Planning for Implementation
should be given to many issues as you study the Core-Plus Mathematics program
and plan for an effective implementation of the program. Excerpted
below are a selection of entries from Implementing Core-Plus Mathematics. You may wish to access
resources related to improving mathematics education from organizations
such as the Mathematics Assessment Resource Service (MARS) "Resources
for Leaders in Mathematics" (toolkitforchange.org).
the CPMP Program
Spend time developing
goals for your mathematics program that align with various recommendations
such as NCTM's Principals and Standards for School Mathematics (NCTM,
2000), NCTM's Focus in High School Mathematics, the College
Board Standards for College Success: Mathematics and Statistics (2006),
the American Diploma Project Standards, and your state mathematics
recommendations. This work should involve representatives from
all stake-holders in the district. All high school mathematics
teachers should be involved at each step of the goal-setting process.
of your mathematics program goals and a support base from administrators,
counselors, parents, board members, business/ community leaders,
other departments within your high school and middle school faculty.
Form a curriculum
study committee to align your district's mathematics program goals
across grades K-12. One valuable resource is Choosing a Standards-based
Curriculum from the Educational Development Center (EDC: www2.edc.org/mcc/pubs/mguide.asp).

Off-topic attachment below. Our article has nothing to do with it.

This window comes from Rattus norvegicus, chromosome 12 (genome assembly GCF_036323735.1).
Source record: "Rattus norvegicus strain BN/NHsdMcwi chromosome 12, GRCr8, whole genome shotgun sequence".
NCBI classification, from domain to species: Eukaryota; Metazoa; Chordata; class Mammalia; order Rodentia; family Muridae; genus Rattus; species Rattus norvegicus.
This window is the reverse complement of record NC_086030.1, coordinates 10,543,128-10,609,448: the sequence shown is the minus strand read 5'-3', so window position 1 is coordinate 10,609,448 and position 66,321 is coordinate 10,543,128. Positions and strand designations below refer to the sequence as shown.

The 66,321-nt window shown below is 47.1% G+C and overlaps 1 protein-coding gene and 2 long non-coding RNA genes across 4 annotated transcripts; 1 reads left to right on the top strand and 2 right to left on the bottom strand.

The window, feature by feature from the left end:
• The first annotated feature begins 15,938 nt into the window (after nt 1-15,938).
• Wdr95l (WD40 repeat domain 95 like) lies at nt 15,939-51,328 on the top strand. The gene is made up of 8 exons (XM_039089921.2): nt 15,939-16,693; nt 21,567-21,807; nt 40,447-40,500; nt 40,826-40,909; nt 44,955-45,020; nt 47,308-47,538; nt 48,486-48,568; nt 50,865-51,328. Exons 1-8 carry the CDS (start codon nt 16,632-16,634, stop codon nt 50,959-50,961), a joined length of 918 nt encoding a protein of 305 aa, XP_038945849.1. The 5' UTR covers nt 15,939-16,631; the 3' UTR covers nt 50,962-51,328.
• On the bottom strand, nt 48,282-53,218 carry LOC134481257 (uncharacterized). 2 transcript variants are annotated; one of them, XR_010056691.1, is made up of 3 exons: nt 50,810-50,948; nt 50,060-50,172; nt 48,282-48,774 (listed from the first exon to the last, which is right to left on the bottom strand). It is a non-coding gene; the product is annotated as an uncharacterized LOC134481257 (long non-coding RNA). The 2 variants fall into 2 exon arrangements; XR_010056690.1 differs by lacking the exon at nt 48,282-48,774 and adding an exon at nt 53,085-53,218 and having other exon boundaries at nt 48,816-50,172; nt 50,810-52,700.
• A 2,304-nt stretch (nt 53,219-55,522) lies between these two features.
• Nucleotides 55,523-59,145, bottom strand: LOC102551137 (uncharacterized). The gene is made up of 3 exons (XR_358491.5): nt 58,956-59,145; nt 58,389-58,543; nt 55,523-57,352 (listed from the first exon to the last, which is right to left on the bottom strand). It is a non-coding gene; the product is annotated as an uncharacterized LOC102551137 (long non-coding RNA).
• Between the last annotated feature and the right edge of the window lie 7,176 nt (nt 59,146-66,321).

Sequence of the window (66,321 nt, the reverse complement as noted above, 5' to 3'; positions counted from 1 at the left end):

study the Core-Plus Mathematics materials and instructional
model as well as other programs. Consider reviewing mathematics
programs with high-quality research on student achievement. Curriculum
should be seen as a tool to move toward your district mathematics
technology needs. A graphing calculator with statistics capabilities
such as the TI-84 is required for each student. Some districts
provide an at-home calculator for each student, as well as an in-class
set for each mathematics teacher. The free public-domain software CPMP-Tools has
been developed to support student learning and technology needs
at home and at school.
Create an extended
professional development plan that will provide ongoing support
for high school, middle school, and special education teachers.
Information on course-specific CPMP implementation workshops is
available from Glencoe/McGraw-Hill and under Implementation.
On-site professional development programs can be designed to meet
cooperative learning, technology, literacy, and alternative assessment
workshop opportunities for mathematics teachers before they attend
curriculum implementation workshops or begin teaching the curriculum.
with Course 1 and add a course level each year. Encourage
teachers to progress from Course 1 to Course 4 in stages,
so they can develop an understanding of the growth of mathematical
ideas across the curriculum.
to allow for common planning periods for teachers teaching the
Formulate a plan
to evaluate your mathematics program and the results of changes
made. Plan to collect data over the long term, not just the year
or two before and the year or two after the changes. (See examples
Produce a Frequently
Asked Questions document containing your district's responses to
local questions so that there are common responses from administrators,
mathematics teachers, counselors, science teachers, and school
district and individual teacher decisions can affect the amount
of material taught each year. In particular, time should be spent
aligning middle and high school mathematics programs to maximize
to align with your state mathematics standards and to polish skills
using the practice sets and review tasks in each lesson and the